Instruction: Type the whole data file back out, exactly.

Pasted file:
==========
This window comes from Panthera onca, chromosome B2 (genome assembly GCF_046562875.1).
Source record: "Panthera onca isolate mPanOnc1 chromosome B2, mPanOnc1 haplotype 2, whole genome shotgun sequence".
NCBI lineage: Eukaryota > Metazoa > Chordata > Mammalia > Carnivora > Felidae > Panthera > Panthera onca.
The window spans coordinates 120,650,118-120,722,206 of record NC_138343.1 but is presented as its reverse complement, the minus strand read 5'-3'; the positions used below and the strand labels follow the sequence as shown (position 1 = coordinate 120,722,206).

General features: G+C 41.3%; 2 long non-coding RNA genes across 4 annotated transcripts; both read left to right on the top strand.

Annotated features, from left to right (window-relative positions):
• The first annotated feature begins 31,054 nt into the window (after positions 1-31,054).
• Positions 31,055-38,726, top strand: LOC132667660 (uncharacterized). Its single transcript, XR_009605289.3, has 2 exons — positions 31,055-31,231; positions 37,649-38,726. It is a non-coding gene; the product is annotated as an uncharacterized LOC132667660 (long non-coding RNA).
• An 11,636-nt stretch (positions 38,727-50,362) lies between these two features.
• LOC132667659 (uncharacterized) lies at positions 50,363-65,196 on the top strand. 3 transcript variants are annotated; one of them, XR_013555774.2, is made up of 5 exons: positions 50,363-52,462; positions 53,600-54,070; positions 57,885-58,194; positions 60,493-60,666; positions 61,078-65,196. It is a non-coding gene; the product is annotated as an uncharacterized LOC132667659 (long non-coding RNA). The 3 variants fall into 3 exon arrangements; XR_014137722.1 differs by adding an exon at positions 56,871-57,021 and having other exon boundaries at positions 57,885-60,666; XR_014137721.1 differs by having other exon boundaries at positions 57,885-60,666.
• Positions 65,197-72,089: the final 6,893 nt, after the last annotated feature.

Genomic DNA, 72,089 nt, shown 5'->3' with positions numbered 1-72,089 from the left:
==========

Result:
This window comes from Panthera onca, chromosome B2 (genome assembly GCF_046562875.1).
Source record: "Panthera onca isolate mPanOnc1 chromosome B2, mPanOnc1 haplotype 2, whole genome shotgun sequence".
NCBI lineage: Eukaryota > Metazoa > Chordata > Mammalia > Carnivora > Felidae > Panthera > Panthera onca.
The window spans coordinates 120,650,118-120,722,206 of record NC_138343.1 but is presented as its reverse complement, the minus strand read 5'-3'; the positions used below and the strand labels follow the sequence as shown (position 1 = coordinate 120,722,206).

General features: G+C 41.3%; 2 long non-coding RNA genes across 4 annotated transcripts; both read left to right on the top strand.

Annotated features, from left to right (window-relative positions):
• The first annotated feature begins 31,054 nt into the window (after positions 1-31,054).
• Positions 31,055-38,726, top strand: LOC132667660 (uncharacterized). Its single transcript, XR_009605289.3, has 2 exons — positions 31,055-31,231; positions 37,649-38,726. It is a non-coding gene; the product is annotated as an uncharacterized LOC132667660 (long non-coding RNA).
• An 11,636-nt stretch (positions 38,727-50,362) lies between these two features.
• LOC132667659 (uncharacterized) lies at positions 50,363-65,196 on the top strand. 3 transcript variants are annotated; one of them, XR_013555774.2, is made up of 5 exons: positions 50,363-52,462; positions 53,600-54,070; positions 57,885-58,194; positions 60,493-60,666; positions 61,078-65,196. It is a non-coding gene; the product is annotated as an uncharacterized LOC132667659 (long non-coding RNA). The 3 variants fall into 3 exon arrangements; XR_014137722.1 differs by adding an exon at positions 56,871-57,021 and having other exon boundaries at positions 57,885-60,666; XR_014137721.1 differs by having other exon boundaries at positions 57,885-60,666.
• Positions 65,197-72,089: the final 6,893 nt, after the last annotated feature.

Genomic DNA, 72,089 nt, shown 5'->3' with positions numbered 1-72,089 from the left: